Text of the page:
This collection brings a transcultural and transnational perspective to the study of early modern women rulers and female sovereignty, a topic that has until now been examined through the lens of a single nation. Contributors to the volume juxtapose rulers from different countries, including well-known sovereigns such as Isabel of Castile and Elizabeth Tudor, as well as other less widely studied figures Isabeau of Bavaria, Jeanne d'Albret, Isabel Clara Eugenia, Juana of Austria, and Catherine of Brandenburg. Several essays also focus on the representations of foreign rulers such as Catherine de' Medici in England and Elizabeth I in France.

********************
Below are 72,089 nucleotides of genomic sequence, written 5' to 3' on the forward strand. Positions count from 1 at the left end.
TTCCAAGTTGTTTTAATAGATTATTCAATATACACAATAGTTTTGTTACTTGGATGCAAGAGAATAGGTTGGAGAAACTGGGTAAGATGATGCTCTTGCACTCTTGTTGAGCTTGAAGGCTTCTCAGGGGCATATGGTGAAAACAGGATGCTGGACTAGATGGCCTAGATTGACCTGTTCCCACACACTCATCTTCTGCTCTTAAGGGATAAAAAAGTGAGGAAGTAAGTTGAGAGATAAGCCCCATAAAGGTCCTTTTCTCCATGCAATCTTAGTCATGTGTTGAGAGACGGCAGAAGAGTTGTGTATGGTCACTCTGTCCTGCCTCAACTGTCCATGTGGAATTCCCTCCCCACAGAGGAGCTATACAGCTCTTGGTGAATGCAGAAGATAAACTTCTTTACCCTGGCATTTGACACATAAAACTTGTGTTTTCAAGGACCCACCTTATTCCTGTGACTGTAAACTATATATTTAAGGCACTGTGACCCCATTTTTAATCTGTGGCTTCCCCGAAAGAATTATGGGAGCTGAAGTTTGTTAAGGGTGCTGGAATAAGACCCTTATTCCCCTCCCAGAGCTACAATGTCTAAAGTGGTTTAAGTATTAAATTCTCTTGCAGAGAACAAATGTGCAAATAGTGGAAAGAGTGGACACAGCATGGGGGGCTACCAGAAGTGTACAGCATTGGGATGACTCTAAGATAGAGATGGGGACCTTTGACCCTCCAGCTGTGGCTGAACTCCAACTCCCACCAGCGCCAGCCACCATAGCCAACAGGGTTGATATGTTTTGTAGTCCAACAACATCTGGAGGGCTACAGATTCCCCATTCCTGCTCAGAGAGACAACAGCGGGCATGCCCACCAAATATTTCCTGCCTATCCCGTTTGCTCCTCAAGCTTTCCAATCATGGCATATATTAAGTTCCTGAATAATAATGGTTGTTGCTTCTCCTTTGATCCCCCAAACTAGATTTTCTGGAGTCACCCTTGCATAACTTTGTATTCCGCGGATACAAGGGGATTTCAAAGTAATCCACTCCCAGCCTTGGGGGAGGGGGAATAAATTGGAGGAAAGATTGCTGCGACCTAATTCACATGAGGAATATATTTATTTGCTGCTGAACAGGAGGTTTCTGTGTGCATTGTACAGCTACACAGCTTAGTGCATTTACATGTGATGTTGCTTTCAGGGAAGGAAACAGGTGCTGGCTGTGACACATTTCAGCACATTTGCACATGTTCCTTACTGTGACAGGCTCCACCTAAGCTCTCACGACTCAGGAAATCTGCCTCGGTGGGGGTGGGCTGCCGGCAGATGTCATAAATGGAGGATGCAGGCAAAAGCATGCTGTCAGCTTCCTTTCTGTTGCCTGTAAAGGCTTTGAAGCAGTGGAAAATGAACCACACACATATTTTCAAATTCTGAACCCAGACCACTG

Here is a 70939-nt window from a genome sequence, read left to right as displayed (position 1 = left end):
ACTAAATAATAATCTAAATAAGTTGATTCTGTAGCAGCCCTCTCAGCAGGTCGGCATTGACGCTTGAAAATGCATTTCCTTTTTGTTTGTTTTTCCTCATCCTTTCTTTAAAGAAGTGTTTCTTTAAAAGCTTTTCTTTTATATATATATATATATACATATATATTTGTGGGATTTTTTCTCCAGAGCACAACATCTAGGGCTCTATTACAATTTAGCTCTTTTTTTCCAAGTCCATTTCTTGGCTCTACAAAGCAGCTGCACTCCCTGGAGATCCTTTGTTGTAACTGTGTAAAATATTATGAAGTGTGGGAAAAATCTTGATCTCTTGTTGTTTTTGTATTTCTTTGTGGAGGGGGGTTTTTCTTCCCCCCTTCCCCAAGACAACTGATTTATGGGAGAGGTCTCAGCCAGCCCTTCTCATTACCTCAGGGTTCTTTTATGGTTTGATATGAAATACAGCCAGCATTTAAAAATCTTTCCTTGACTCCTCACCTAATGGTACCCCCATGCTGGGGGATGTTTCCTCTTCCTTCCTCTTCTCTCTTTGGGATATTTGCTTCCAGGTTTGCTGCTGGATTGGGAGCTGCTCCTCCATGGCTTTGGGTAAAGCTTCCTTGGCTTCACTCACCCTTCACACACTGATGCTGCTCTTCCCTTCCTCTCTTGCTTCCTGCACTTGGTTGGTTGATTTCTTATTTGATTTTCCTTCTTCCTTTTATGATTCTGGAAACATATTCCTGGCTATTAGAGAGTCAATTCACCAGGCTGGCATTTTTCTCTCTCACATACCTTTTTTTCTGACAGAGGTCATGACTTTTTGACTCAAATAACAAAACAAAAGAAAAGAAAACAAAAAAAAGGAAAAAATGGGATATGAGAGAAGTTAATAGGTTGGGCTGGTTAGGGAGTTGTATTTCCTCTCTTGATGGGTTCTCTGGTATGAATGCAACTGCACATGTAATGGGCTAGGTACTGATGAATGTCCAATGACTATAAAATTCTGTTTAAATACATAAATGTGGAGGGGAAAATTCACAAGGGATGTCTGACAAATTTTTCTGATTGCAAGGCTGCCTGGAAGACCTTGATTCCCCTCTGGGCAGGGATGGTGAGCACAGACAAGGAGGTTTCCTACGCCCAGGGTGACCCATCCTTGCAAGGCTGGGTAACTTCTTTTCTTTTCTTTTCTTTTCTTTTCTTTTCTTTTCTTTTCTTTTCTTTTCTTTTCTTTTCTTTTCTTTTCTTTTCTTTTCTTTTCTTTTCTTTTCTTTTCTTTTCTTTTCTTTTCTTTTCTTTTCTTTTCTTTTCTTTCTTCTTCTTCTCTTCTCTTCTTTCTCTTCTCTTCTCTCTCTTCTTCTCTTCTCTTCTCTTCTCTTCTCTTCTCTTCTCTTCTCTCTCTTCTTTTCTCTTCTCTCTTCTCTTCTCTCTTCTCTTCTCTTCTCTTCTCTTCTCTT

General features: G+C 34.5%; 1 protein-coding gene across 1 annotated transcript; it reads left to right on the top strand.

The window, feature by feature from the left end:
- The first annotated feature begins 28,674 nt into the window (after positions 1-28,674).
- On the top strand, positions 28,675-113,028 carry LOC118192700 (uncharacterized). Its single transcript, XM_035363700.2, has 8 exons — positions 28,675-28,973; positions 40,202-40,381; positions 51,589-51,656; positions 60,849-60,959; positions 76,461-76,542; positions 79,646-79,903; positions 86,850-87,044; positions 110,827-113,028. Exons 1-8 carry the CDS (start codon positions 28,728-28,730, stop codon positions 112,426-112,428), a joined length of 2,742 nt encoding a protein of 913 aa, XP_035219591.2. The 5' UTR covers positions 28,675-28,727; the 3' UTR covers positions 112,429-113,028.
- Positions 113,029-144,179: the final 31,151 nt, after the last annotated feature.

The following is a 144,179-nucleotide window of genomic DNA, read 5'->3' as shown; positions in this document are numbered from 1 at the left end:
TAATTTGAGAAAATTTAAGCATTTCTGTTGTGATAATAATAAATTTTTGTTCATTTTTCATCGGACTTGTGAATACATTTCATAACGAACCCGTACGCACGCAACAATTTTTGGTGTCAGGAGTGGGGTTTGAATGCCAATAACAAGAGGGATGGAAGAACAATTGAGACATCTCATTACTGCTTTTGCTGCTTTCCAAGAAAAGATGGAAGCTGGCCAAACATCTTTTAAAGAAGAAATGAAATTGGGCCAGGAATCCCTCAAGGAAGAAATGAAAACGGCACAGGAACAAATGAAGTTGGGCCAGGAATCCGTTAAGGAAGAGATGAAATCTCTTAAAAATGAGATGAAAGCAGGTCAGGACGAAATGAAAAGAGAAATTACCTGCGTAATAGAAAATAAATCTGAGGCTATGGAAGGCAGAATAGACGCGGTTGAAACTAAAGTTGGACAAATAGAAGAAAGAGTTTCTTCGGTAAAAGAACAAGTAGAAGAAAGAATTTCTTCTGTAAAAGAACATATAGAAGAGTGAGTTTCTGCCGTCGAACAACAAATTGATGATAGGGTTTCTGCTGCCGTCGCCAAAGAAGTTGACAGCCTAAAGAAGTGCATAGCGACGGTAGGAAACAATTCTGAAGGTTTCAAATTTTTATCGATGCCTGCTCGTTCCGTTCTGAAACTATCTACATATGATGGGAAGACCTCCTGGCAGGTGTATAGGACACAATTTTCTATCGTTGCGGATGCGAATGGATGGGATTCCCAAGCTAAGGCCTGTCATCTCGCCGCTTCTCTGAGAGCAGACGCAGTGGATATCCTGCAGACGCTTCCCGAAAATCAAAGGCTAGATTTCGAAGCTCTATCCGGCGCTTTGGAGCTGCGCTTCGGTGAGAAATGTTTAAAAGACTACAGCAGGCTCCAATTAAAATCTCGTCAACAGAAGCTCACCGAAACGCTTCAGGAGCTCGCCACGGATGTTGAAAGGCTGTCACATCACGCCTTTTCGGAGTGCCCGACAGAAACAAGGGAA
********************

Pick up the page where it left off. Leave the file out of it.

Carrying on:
Drawing on early modern literature and historical documents, this study investigates the various political, discursive, and symbolic measures employed to negotiate and support female sovereignty by both early modern writers and the rulers themselves. The detailed analysis of the women's responses--or inability to respond--to these strictures underscores the relationship between early modern authors and sovereigns and the complex and vexed situation of European women rulers.
Contributors are Tracy Adams, Anne J. Cruz, Éva Deák, Mary C. Ekman, Catherine L. Howey, Elizabeth Ketner, Carole Levin, Sandra Logan, Magdalena S. Sánchez, Mihoko Suzuki, and Barbara F. Weissberger.